Reading up on the 1958 Development Plan for the Central Area of Chicago, a foundational text that encoded the Daley administration’s efforts to keep the city’s financial and institutional activity in the Loop and to prevent it from fleeing to the suburbs. While, not coincidentally, also keeping their political power concentrated downtown.
It’s a fascinating document for many reasons, and it may have been the single most influential fifty pages in the city’s history, since it laid out the infrastructural program for the Loop over the next five decades. Making the central area accessible to automobile traffic while improving public transit, establishing anchor developments using federal, state, and city/county government office construction, and incorporating residential construction alongside commercial and institutional were all key factors in keeping the city alive and vital during the postwar years–while also keeping voters and allies from moving to Oak Brook and other newly-minted centers of development on the periphery.
One of the goals of the new project is to show how the technical transformations that occurred in the city’s high-rise designs were embedded in these sorts of careful political engineering on the part of the Daley machine–that big developments like Marina City or the John Hancock Tower only could happen because they represented important beachheads in Daley’s efforts to keep an economic and political power base in the downtown wards. Developers benefitted from zoning and building regulations that were either progressive or loose, depending on which side you were on (or where you owned real estate), the machine could rely on a concentration of activity in its voting breadbasket while keeping outlying wards full of people who worked downtown, and the city frankly benefitted from some of the most important urban projects to shape its downtown space–ever.
Among those was the Civic Center, a response to the lack of space in the 1915 City/County Building as Chicago grew. New offices and courtrooms were desperately needed by the mid-1950s, and an expansion was one of the major institutional projects proposed by the 1958 plan that would have kept thousands of government employees in the Loop. After the previous administration’s proposal to relocate these services in the Fort Dearborn development (which would have cleared twenty-some blocks in River North), the Central Area Plan, spearheaded by Daley ally Ira J. Bach as Commissioner of City Planning, focused instead on the block directly east of the City/County Building. That site would eventually become the Daley Center, with its iconic plaza focused on (ahem) the world’s largest Picasso.
But the city’s initial assumptions for this block were, as you can see, radically different. To phase the project in, Bach’s commission originally planned for a large block of courtrooms and offices on the south side of the site, with an open plaza on the north and a ‘tall office building’ constructed above the Greyhound Bus Station on Randolph Street. The plaza, seen in the rendering above, would connect these buildings to the City County Building–which would be remodeled to “conform to the remainder of the Civic Center.”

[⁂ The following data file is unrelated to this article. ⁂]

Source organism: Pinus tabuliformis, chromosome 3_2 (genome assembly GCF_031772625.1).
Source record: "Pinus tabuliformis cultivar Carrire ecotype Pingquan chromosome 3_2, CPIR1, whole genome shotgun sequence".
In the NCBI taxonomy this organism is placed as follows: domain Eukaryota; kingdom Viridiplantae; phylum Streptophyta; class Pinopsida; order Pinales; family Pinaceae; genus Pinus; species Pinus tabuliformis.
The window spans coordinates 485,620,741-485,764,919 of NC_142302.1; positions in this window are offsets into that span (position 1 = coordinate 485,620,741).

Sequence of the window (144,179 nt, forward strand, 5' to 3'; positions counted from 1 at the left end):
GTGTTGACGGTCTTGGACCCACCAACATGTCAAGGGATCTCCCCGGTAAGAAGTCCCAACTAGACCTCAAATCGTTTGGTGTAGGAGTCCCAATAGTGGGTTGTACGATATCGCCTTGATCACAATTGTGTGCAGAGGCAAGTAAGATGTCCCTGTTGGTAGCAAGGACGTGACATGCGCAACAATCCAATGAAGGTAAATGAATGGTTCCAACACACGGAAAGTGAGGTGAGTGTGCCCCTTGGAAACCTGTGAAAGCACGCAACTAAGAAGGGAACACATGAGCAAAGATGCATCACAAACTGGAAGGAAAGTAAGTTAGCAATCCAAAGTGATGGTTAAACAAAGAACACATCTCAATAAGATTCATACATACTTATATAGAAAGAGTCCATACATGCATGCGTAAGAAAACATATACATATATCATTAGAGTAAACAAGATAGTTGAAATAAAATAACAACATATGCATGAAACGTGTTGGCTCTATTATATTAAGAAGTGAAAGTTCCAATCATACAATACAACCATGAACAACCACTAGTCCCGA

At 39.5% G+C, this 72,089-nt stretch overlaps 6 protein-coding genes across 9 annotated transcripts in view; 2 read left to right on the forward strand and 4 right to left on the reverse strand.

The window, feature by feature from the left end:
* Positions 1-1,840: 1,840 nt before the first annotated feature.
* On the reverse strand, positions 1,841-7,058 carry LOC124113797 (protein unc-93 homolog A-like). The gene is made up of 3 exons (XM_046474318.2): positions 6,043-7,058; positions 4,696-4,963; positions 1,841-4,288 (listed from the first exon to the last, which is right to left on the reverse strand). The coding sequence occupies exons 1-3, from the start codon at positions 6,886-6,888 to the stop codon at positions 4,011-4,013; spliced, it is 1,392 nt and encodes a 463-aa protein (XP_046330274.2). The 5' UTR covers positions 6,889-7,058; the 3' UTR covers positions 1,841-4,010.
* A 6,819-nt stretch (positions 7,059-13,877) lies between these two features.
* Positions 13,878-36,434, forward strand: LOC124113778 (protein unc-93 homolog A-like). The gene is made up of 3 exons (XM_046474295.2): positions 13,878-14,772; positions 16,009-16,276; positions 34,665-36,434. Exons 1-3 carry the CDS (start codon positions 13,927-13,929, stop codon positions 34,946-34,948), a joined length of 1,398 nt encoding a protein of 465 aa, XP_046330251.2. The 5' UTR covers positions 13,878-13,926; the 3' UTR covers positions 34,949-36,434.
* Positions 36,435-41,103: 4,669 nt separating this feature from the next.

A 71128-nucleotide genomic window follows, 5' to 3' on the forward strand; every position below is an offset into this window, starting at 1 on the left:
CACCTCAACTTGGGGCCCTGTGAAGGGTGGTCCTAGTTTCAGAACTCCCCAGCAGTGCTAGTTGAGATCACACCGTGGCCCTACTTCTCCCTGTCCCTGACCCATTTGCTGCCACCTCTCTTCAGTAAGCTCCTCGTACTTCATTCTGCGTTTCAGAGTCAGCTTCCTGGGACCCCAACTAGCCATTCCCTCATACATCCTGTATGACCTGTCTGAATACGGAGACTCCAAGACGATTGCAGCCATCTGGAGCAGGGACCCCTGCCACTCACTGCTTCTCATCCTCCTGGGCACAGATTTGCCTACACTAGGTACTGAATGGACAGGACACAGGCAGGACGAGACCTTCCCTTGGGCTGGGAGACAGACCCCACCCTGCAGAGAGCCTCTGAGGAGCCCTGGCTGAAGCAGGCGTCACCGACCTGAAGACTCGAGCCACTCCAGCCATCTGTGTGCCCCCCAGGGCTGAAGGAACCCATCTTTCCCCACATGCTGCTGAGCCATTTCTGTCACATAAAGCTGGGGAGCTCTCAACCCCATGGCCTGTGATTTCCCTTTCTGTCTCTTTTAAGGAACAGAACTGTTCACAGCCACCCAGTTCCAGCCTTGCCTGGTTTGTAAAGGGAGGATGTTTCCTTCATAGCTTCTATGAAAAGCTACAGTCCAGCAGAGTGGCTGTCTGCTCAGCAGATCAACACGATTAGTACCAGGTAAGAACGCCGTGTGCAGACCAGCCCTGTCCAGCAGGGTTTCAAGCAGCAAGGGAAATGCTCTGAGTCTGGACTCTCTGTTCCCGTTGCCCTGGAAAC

Given that the great drama of Daley Plaza is the dialogue between the new tower’s Cor-Ten steel and the Holabird and Root building’s massive neo-classical facade, this last bit is especially suprising. But so is the fact that the plaza would have faced the old bus station–today the plaza opens up to SOM’s 1965 Brunswick Building and the 1922 Chicago Temple. The evolution of the Civic Center into a single tower that creates one of the city’s great stage sets involved structural engineering, local politics, and progressive thinking about the role of the courts in the city’s life.
Of particular note in the rendering is the real base of Chicago’s political clout in the post-war years. To the northeast of the sunken plaza you can just see the corner of the Sherman Hotel, designed by Holabird and Roche and built in phases from 1911-1913, which was Daley’s unofficial headquarters throughout his tenure as Mayor. All of his campaigns were run from the Sherman, and many of the backroom dealings that couldn’t take place under the governmental auspices of City Hall itself were decamped to the smoky lounges across the street. The Sherman was demolished piecemeal from 1973 on, and was replaced in 1985 by the State of Illinois Center by Murphy/Jahn–the last piece of the grand 1958 plan to re-house state, federal, and city employees in buildings that would keep them downtown. The State of Illinois is now, of course, for sale and the subject of a growing preservation battle–lost in the discussion is that like most Chicago buildings it was, itself, built on the site of a building that because of its history (if not its quality) probably deserved more consideration than it had when its future was decided…